The Greater London Authority is working on a secure, private version of its London Datastore that will allow boroughs to share sensitive information to help improve services.
Paul Hodgson, the authority’s GIS and infrastructure manager, told the Socitm spring conference that the City Datastore project would aim to allow councils to exchange service-delivery information, such as issues surrounding the provision of school places, that could never be made available on its open-data counterpart.
Hodgson told IT specialists at the 21 April event that if the transparency-driven London Datastore was the “tip of the iceberg” the City Datastore had the potential to be “the rest of the iceberg” in terms of the capital’s information resource.
He said the project had started off as a way to organise the GLA’s own data, but had become shaped by a recognition that the capital’s 33 boroughs held much of London’s most interesting and useful data.
“A lot of the day-to-day services are run by the boroughs and other agencies,” he said.
“What we’re now trying to do is to build that out into a hub-and-spoke system that allows boroughs to exchange data securely with one another, and with us – but not necessarily through us.
“You might have a cluster of boroughs working together who want to solve a particular problem: this is a system that potentially allows them to export stuff out of their legacy systems and then exchange data in a secure area.”
As Hodgson acknowledged, the City Datastore principle is almost opposite to the original open-data principle that underscored the creation of the London Datastore in 2010.
Updating the conference, organised by Public Technology’s parent company Dods, on the London Datastore’s expansion, Hodgson said the portal now had 70,000 visitors a month, up from around 10,000 when it first launched.
He said the Datastore’s open access made it impossible to identify who was using it, but gave a breakdown of roughly 5,000 organisations that had registered to use the service in return for the ability to track datasets and gain extra functionality.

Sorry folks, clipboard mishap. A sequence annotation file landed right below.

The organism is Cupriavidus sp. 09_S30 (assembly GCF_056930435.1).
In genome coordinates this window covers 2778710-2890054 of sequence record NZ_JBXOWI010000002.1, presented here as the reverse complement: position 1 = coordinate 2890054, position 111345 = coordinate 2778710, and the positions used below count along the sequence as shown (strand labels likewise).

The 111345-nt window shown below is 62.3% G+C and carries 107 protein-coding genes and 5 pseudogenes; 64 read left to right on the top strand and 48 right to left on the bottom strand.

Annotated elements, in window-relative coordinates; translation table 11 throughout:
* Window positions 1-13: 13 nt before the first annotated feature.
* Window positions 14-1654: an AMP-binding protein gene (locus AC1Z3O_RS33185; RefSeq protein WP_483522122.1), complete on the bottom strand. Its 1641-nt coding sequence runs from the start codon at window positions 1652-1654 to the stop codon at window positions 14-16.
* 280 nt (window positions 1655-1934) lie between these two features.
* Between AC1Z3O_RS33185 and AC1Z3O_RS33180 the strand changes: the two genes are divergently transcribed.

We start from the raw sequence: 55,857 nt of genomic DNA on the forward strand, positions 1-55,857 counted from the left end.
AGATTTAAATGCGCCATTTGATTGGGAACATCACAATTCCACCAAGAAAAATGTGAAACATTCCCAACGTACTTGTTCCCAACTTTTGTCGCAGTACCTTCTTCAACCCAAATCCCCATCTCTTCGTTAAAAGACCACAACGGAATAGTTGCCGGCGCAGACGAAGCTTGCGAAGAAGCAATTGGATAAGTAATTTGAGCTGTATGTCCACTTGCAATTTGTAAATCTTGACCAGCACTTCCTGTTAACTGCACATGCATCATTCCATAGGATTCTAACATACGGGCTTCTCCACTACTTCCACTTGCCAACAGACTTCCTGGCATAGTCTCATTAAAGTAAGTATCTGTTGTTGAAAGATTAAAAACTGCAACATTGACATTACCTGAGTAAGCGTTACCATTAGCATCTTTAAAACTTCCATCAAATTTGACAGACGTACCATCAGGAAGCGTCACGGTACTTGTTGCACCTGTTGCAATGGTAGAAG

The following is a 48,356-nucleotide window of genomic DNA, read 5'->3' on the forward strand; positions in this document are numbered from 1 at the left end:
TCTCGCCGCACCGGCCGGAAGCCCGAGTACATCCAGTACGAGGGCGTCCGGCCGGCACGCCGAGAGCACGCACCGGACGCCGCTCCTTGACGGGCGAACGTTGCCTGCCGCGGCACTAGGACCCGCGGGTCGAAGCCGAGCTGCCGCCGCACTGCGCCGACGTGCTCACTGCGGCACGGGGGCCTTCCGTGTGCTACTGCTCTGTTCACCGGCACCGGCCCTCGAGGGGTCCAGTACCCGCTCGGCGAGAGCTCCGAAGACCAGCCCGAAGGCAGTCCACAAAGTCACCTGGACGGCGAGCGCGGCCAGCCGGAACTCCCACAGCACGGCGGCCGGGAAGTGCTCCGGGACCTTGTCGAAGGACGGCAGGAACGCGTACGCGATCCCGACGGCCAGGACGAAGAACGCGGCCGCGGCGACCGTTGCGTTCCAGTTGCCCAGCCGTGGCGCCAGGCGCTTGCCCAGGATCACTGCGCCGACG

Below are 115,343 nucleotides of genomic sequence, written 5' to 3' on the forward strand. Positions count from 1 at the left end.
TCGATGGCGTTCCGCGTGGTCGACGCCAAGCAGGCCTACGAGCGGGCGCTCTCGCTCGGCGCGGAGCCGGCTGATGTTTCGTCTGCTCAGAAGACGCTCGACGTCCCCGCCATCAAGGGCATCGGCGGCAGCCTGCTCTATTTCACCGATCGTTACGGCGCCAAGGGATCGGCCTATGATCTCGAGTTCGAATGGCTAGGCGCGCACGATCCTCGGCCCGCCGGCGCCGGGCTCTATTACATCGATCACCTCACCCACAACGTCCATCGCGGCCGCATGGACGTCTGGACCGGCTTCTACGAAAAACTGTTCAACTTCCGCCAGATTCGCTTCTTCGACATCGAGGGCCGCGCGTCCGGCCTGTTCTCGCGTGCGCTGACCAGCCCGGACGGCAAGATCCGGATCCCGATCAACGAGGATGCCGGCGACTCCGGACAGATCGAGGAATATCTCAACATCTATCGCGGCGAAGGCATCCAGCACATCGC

According to Hodgson, staff from London boroughs make up the largest proportion of registered users – 29.5%, while 23.2% of users describing themselves as from private companies.
Academics accounted for 9.2% of users, voluntary organisations 8.9%, and government staff 5.4%.
Hodgson said a grouping described as “other”, that makes up 23.9% of registered users, was believed to include additional researchers and academics.
He said the usage details indicated that the London Datastore was genuinely helping private companies to deliver services as part of their business models.
“In some cases they might be app companies or web companies,” he said.
“In other cases, they’re consultants and analysts, so they might be advising developers or all sorts of other specialists.
“They have their own data sets and do their own analysis, but they’re using data from the London Datastore as context and as part of their analytical process.
“It was not really foreseen right at the start, but is clearly something that has happened.”